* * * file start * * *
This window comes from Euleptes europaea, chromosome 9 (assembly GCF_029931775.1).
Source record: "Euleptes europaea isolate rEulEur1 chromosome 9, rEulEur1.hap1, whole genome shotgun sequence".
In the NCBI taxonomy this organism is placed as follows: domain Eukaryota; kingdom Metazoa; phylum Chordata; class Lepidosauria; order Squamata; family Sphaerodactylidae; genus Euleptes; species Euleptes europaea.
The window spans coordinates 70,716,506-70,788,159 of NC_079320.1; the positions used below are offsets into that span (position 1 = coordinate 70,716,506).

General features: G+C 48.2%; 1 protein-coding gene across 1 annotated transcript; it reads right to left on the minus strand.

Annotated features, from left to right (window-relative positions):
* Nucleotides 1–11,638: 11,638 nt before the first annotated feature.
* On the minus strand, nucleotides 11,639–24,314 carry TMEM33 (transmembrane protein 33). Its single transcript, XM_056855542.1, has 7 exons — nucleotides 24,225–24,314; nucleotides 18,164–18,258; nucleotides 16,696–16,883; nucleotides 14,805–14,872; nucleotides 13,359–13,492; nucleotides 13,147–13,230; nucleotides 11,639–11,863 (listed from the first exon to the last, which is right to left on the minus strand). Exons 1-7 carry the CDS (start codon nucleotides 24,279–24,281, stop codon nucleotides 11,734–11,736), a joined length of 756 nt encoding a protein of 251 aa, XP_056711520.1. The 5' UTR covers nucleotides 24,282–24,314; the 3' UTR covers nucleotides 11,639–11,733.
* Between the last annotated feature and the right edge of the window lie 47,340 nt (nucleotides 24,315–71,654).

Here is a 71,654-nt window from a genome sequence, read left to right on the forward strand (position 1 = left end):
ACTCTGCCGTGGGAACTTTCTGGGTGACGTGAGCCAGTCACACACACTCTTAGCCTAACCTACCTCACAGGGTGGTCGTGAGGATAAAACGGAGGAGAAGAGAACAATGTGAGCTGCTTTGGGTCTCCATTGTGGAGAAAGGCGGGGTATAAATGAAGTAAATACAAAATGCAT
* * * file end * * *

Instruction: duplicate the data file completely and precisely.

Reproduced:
This window comes from Euleptes europaea, chromosome 9 (assembly GCF_029931775.1).
Source record: "Euleptes europaea isolate rEulEur1 chromosome 9, rEulEur1.hap1, whole genome shotgun sequence".
In the NCBI taxonomy this organism is placed as follows: domain Eukaryota; kingdom Metazoa; phylum Chordata; class Lepidosauria; order Squamata; family Sphaerodactylidae; genus Euleptes; species Euleptes europaea.
The window spans coordinates 70,716,506-70,788,159 of NC_079320.1; the positions used below are offsets into that span (position 1 = coordinate 70,716,506).

General features: G+C 48.2%; 1 protein-coding gene across 1 annotated transcript; it reads right to left on the minus strand.

Annotated features, from left to right (window-relative positions):
* Nucleotides 1–11,638: 11,638 nt before the first annotated feature.
* On the minus strand, nucleotides 11,639–24,314 carry TMEM33 (transmembrane protein 33). Its single transcript, XM_056855542.1, has 7 exons — nucleotides 24,225–24,314; nucleotides 18,164–18,258; nucleotides 16,696–16,883; nucleotides 14,805–14,872; nucleotides 13,359–13,492; nucleotides 13,147–13,230; nucleotides 11,639–11,863 (listed from the first exon to the last, which is right to left on the minus strand). Exons 1-7 carry the CDS (start codon nucleotides 24,279–24,281, stop codon nucleotides 11,734–11,736), a joined length of 756 nt encoding a protein of 251 aa, XP_056711520.1. The 5' UTR covers nucleotides 24,282–24,314; the 3' UTR covers nucleotides 11,639–11,733.
* Between the last annotated feature and the right edge of the window lie 47,340 nt (nucleotides 24,315–71,654).

Here is a 71,654-nt window from a genome sequence, read left to right on the forward strand (position 1 = left end):
ACTCTGCCGTGGGAACTTTCTGGGTGACGTGAGCCAGTCACACACACTCTTAGCCTAACCTACCTCACAGGGTGGTCGTGAGGATAAAACGGAGGAGAAGAGAACAATGTGAGCTGCTTTGGGTCTCCATTGTGGAGAAAGGCGGGGTATAAATGAAGTAAATACAAAATGCAT